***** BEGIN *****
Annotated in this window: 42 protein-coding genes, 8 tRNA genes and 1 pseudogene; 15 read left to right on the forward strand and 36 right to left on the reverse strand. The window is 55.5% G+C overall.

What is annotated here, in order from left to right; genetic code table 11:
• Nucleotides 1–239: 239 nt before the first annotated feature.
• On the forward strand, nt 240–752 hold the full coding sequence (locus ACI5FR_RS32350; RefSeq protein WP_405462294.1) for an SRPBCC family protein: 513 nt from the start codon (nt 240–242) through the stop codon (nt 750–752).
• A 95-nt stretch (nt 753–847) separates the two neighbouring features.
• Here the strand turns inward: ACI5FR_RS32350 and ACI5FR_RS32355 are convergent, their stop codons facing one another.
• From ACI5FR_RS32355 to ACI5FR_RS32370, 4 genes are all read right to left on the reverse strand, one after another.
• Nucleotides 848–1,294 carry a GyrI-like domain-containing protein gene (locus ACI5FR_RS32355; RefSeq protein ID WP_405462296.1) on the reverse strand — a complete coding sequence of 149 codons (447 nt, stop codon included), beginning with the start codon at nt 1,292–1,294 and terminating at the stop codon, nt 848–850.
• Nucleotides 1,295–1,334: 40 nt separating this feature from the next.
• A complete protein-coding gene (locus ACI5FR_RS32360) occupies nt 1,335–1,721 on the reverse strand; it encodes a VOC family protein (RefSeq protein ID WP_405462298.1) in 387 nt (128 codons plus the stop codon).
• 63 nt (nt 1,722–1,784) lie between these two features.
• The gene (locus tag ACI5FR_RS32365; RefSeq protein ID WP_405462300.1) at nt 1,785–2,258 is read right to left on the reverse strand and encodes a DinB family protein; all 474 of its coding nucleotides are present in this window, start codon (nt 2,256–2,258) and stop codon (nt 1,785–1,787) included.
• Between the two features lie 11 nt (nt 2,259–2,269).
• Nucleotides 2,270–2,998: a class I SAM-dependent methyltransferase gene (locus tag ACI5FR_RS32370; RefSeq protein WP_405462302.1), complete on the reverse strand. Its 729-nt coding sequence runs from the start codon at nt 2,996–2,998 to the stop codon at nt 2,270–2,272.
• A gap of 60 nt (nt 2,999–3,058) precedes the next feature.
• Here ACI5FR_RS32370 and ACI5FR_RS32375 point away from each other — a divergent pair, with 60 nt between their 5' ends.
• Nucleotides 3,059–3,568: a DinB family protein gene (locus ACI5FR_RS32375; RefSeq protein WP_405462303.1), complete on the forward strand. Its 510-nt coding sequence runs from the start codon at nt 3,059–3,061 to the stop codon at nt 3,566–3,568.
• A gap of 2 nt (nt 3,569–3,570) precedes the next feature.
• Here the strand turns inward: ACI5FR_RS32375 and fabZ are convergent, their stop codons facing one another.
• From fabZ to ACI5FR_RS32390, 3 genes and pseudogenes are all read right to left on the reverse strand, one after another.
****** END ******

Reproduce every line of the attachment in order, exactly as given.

Annotated in this window: 42 protein-coding genes, 8 tRNA genes and 1 pseudogene; 15 read left to right on the forward strand and 36 right to left on the reverse strand. The window is 55.5% G+C overall.

What is annotated here, in order from left to right; genetic code table 11:
• Nucleotides 1–239: 239 nt before the first annotated feature.
• On the forward strand, nt 240–752 hold the full coding sequence (locus ACI5FR_RS32350; RefSeq protein WP_405462294.1) for an SRPBCC family protein: 513 nt from the start codon (nt 240–242) through the stop codon (nt 750–752).
• A 95-nt stretch (nt 753–847) separates the two neighbouring features.
• Here the strand turns inward: ACI5FR_RS32350 and ACI5FR_RS32355 are convergent, their stop codons facing one another.
• From ACI5FR_RS32355 to ACI5FR_RS32370, 4 genes are all read right to left on the reverse strand, one after another.
• Nucleotides 848–1,294 carry a GyrI-like domain-containing protein gene (locus ACI5FR_RS32355; RefSeq protein ID WP_405462296.1) on the reverse strand — a complete coding sequence of 149 codons (447 nt, stop codon included), beginning with the start codon at nt 1,292–1,294 and terminating at the stop codon, nt 848–850.
• Nucleotides 1,295–1,334: 40 nt separating this feature from the next.
• A complete protein-coding gene (locus ACI5FR_RS32360) occupies nt 1,335–1,721 on the reverse strand; it encodes a VOC family protein (RefSeq protein ID WP_405462298.1) in 387 nt (128 codons plus the stop codon).
• 63 nt (nt 1,722–1,784) lie between these two features.
• The gene (locus tag ACI5FR_RS32365; RefSeq protein ID WP_405462300.1) at nt 1,785–2,258 is read right to left on the reverse strand and encodes a DinB family protein; all 474 of its coding nucleotides are present in this window, start codon (nt 2,256–2,258) and stop codon (nt 1,785–1,787) included.
• Between the two features lie 11 nt (nt 2,259–2,269).
• Nucleotides 2,270–2,998: a class I SAM-dependent methyltransferase gene (locus tag ACI5FR_RS32370; RefSeq protein WP_405462302.1), complete on the reverse strand. Its 729-nt coding sequence runs from the start codon at nt 2,996–2,998 to the stop codon at nt 2,270–2,272.
• A gap of 60 nt (nt 2,999–3,058) precedes the next feature.
• Here ACI5FR_RS32370 and ACI5FR_RS32375 point away from each other — a divergent pair, with 60 nt between their 5' ends.
• Nucleotides 3,059–3,568: a DinB family protein gene (locus ACI5FR_RS32375; RefSeq protein WP_405462303.1), complete on the forward strand. Its 510-nt coding sequence runs from the start codon at nt 3,059–3,061 to the stop codon at nt 3,566–3,568.
• A gap of 2 nt (nt 3,569–3,570) precedes the next feature.
• Here the strand turns inward: ACI5FR_RS32375 and fabZ are convergent, their stop codons facing one another.
• From fabZ to ACI5FR_RS32390, 3 genes and pseudogenes are all read right to left on the reverse strand, one after another.